When Jamie Dimon warns against bitcoin, it’s usually a good time to consider buying some

Talking his book since 2014.
Talking his book since 2014.
Image: Reuters/Mike Blake
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Yesterday, Jamie Dimon, chief executive of JPMorgan Chase, told a conference that he thinks the cryptocurrency bitcoin is a “fraud” and “not a real thing.” He declared that the open-source protocol would eventually “close.” He even went so far as to warn his employees that if they were caught trading bitcoin, they would be fired “in a second” for their “stupidity.”

Dimon has been a cryptocurrency Cassandra for years. He first raised the alarm (as far as Quartz’s use of search engines can tell) about bitcoin in January 2014, observing that it was “a terrible store of value” that was mainly used for illicit purposes. Over the years he issued several more warnings. Here they are:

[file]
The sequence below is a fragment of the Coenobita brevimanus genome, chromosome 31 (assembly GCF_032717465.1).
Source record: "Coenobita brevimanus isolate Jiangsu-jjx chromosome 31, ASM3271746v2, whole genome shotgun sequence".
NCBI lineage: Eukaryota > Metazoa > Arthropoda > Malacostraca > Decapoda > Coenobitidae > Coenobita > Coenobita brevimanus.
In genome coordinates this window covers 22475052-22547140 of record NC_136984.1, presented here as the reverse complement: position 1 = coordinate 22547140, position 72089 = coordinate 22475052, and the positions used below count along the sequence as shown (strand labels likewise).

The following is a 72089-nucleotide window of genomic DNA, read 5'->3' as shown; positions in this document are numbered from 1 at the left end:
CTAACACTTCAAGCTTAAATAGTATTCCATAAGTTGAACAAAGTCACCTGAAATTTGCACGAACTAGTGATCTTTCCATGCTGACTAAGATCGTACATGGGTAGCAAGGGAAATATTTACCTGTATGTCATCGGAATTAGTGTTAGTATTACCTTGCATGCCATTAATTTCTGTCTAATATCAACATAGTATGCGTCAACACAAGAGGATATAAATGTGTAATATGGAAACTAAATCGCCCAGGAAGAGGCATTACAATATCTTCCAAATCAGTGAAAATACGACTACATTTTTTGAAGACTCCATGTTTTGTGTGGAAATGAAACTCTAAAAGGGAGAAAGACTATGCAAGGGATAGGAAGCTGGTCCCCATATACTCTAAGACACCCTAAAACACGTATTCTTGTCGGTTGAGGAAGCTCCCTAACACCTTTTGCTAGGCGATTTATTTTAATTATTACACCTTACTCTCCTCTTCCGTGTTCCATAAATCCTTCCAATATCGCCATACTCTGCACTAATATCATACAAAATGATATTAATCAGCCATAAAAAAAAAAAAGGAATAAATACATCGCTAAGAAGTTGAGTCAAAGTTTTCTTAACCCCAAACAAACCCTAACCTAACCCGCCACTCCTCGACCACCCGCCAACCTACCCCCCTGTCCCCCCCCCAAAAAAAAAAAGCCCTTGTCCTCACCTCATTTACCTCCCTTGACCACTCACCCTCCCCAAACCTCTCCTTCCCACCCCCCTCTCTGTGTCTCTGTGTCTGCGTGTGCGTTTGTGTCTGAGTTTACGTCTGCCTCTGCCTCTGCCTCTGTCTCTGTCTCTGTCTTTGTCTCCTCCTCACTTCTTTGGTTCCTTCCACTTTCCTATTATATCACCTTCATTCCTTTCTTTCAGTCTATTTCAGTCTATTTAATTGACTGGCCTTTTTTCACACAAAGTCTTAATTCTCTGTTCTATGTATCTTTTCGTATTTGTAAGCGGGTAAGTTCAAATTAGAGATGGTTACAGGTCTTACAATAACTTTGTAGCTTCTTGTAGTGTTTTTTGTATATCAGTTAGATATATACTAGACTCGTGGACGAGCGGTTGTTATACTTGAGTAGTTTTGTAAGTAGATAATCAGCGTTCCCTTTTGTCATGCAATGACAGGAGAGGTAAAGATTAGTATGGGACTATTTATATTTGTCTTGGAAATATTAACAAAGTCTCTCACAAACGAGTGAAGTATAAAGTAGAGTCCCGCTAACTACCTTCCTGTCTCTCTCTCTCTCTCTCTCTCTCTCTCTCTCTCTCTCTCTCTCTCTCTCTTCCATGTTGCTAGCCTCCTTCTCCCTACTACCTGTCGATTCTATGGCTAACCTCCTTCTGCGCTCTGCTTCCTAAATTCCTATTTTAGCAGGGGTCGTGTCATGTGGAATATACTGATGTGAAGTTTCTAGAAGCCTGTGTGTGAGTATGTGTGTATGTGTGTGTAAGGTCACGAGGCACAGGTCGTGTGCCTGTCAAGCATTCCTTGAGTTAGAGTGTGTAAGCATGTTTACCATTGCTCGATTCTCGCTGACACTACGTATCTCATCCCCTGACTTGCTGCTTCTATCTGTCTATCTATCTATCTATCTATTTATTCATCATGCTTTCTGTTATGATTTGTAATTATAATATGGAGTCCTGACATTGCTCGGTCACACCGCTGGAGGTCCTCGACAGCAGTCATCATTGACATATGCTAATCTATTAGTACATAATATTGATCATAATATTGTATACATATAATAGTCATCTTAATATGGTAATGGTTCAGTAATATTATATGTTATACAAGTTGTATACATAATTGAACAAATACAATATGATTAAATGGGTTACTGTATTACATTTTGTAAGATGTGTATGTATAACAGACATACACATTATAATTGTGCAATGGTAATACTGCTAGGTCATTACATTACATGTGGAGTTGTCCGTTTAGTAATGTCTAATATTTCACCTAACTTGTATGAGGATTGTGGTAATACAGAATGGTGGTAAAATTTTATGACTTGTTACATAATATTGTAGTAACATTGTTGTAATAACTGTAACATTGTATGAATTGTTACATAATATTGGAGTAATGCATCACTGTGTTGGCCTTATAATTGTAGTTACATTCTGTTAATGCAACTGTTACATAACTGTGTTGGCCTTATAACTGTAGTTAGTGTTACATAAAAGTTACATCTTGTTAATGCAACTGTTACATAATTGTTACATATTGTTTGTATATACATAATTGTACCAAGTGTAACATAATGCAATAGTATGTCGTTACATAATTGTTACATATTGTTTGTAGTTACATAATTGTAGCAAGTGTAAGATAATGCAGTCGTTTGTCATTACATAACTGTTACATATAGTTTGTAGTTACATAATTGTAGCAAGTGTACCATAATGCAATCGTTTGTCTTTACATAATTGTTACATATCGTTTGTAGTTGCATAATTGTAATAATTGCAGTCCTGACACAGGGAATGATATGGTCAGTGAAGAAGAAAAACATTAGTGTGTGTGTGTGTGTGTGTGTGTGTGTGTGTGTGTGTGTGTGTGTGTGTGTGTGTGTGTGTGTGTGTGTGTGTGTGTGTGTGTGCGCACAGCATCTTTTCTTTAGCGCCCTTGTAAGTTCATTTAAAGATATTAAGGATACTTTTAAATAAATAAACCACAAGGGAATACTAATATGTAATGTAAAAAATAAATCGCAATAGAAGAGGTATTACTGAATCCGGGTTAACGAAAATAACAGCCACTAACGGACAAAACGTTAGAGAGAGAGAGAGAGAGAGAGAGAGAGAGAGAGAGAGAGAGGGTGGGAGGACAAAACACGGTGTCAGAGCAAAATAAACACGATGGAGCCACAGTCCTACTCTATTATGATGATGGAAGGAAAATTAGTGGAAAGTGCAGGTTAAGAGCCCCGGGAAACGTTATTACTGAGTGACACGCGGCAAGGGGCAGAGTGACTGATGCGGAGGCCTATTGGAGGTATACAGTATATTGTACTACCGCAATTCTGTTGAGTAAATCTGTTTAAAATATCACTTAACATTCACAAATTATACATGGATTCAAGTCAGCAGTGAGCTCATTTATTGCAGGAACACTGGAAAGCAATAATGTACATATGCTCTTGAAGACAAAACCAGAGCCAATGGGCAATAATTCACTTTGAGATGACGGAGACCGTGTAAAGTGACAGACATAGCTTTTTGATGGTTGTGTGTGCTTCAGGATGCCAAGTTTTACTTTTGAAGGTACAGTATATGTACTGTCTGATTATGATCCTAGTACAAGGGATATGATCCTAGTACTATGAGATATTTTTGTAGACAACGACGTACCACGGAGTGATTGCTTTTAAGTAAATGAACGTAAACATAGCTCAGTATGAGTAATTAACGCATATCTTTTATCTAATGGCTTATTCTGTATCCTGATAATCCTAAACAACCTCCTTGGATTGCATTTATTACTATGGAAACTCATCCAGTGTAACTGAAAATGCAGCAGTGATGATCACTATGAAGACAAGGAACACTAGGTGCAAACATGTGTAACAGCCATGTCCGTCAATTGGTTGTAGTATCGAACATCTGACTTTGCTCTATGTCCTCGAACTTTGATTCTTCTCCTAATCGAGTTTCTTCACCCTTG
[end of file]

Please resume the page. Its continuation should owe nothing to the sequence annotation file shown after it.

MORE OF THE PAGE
While Dimon’s original critique was prescient—at the time a major rally was turning into a crash—his other warnings haven’t been as profitable. If you’d ignored his advice and bought bitcoin when he warned against it, you’d be in the money two out of three times.

As for Dimon’s latest admonition? Well, if he got it wrong and the cryptocurrency revolution sweeps banks like his away, at least one member of the Dimon family is well hedged: He told the conference that one of his daughters bought bitcoin and is sitting on tidy profits. “Now she thinks she’s a genius,” he said.